I personally cannot see how this spend, spend, spend, thing is, supposed, to help the economy and I also cannot see people doing it. What I can see people doing is in fact to hold on to their money in the hope that things are going to get cheaper still., and things will in the end. We are headed, in Britain at least, rapidly for deflation and this means that things will get cheaper and cheaper and people, and that is human nature, are NOT going to buy something now, this very moment when, more than likely, the same product if 20% cheaper by next week or so.

The British Chancellor of the Exchequer, the Secretary of State for Finance, Alistair Darling, has decided that is exactly what they are trying to do, namely to get the public to go out and spend and spend. With this in mind he has reduced the VAT, the sales tax, by 2.5% from 17.5% to 15%, something which has caused nothing bu extra work and cost for retailers who had to adjust all their tills and all their prices. What he should have done instead, if he thinks that lower taxes will make people go out and spend their way out of a recession – not that that is going to work – is to lower the income tax, especially for the lower earners. But he did not do that.

Other governments in the developed world are implementing or are considering similar fiscal measures. The problem is that, so I see it, this is going to do absolutely nothing; nothing whatsoever, and we will be in a recession and deflationary depression faster than we can imagine by going down this route.

OK, I admit, I am no financial whizkid now expert or analyst but I can sure see the writing on the wall and I can see what people are going to do. They are going to say “thanks, Chancellor” and the money will stay in their accounts or pockets.

In times as uncertain as these no one in their right mind is going to go on a spending spree to help the general economy; they are going to tighten their purse strings for the “just in case”.

We are also currently in the, what could be called, “austerity chique” in which even the better off and those with a job are digging up their gardens, or quite a sizable chunk of it, in order to plant and grow vegetables for themselves and their families. Some do it for reasons of wanting some more organic vegetables and also wanting to know where the food actually comes from and what is it it, and others also may do it because it is at present the in thing to do.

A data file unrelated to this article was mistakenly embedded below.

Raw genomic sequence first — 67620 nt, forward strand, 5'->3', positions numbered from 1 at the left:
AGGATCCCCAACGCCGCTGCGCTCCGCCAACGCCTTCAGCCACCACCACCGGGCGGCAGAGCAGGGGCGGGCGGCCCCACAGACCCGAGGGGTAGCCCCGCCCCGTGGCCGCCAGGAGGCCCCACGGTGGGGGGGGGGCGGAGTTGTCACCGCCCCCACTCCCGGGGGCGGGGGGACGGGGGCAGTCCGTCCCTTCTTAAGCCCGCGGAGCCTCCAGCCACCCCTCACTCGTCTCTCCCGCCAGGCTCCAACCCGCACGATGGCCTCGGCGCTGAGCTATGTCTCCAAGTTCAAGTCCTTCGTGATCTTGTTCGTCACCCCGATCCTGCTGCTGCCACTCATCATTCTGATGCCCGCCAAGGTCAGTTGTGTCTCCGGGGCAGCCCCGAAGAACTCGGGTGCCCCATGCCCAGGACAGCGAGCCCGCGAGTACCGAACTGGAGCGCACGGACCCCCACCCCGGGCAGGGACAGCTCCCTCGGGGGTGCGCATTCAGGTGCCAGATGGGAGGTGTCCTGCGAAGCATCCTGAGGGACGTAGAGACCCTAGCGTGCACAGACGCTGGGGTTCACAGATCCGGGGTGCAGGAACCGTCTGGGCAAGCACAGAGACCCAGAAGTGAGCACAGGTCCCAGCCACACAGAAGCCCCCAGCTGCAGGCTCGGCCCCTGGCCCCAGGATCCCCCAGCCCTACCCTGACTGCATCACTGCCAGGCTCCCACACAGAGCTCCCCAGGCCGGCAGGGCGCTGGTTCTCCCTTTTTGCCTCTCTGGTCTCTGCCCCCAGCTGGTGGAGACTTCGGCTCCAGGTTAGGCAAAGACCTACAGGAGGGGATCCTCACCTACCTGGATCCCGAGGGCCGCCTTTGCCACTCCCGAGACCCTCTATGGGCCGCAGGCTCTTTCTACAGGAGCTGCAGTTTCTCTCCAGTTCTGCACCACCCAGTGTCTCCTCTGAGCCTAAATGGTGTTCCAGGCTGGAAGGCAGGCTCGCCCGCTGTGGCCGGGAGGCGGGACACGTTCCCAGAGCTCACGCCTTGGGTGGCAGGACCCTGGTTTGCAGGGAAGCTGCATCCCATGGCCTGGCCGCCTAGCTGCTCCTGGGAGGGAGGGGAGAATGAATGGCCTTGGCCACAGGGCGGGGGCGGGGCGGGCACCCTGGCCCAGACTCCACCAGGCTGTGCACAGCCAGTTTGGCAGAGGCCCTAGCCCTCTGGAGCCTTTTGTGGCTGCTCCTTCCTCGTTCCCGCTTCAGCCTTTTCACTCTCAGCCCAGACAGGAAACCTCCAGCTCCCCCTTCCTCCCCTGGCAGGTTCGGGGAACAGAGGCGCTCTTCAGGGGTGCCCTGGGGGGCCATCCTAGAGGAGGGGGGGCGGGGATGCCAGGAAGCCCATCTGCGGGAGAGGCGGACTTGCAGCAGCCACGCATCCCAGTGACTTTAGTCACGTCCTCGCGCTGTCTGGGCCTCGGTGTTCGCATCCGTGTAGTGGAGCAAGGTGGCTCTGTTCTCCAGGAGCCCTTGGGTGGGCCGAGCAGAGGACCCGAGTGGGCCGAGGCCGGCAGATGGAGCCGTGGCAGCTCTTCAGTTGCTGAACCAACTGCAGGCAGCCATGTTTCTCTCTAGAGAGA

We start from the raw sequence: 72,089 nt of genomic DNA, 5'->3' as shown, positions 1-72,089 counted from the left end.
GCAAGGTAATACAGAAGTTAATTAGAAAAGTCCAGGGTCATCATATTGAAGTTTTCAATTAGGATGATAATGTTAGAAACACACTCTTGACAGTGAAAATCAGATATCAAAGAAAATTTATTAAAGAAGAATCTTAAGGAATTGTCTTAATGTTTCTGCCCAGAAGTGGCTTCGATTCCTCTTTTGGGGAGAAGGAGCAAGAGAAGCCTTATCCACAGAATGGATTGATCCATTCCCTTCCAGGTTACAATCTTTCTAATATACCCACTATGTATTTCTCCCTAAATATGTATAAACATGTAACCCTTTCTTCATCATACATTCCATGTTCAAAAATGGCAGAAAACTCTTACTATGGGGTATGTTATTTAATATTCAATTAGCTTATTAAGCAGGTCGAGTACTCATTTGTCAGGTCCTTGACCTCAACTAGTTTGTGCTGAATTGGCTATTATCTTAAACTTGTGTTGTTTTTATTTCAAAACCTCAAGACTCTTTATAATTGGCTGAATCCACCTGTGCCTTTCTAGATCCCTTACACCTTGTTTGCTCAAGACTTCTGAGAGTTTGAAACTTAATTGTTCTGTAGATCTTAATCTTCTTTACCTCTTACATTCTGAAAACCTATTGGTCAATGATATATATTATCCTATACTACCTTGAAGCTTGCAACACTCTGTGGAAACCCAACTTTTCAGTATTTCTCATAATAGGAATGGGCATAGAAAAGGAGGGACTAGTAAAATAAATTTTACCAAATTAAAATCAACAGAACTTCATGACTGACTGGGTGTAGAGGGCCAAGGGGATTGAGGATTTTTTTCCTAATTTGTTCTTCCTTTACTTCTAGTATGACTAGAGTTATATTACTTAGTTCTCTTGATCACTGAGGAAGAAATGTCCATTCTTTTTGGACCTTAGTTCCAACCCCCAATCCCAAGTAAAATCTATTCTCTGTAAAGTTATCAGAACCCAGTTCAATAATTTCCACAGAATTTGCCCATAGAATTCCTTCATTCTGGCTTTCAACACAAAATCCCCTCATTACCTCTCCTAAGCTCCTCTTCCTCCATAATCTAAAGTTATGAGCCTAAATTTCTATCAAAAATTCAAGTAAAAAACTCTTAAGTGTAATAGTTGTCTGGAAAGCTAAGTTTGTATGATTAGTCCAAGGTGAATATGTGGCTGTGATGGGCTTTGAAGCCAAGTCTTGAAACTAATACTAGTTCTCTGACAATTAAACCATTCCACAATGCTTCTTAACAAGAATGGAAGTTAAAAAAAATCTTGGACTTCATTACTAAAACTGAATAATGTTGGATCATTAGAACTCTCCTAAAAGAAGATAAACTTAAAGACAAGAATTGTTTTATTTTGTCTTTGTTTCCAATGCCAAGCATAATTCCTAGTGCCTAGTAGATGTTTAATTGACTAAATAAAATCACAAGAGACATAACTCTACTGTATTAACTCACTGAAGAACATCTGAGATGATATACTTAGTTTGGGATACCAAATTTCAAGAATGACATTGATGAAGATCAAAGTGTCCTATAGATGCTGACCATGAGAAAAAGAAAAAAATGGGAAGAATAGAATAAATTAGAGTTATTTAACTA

This thing of “spend, spend, spend” is morally irresponsible and unsustainable as most of the people of this country and, I guess the same is also true in other countries, and the country itself are deep in debt, to banks and credit card companies. However, we do not seem to learn the moral lesson from this and the government is trying to simply get people to spend more and more. This is simply not sustainable and sustainability is not just something that we must look at as far as the environment is concerned. Our entire life must be, once again, sustainable but it is not – presently – and the government, as said, is not helping here by encouraging spending in order to, hopefully, revitalize the economy. Revitalize it in what way, that must be the question. For corporate greed to be able to continue as is?

The truth is, as said before, that the common punter is not going to go out and spend any money that they may b e “handed” by the government. The current huge amount of government borrowing by the British government as much as others, though the British seem to be one of those that really think that they can get out of problems by borrowing such humongous sums, is not sustainable and means that the public will be hit by tax hikes in the not so distant future. In view of the fact that such borrowings, as said, means more taxes to pay for this later, people are not going to go out onto the High Street and spend all this money that they are receiving by cuts in VAT and such. They are going to keep some of it if not indeed most of it back for the “in case”.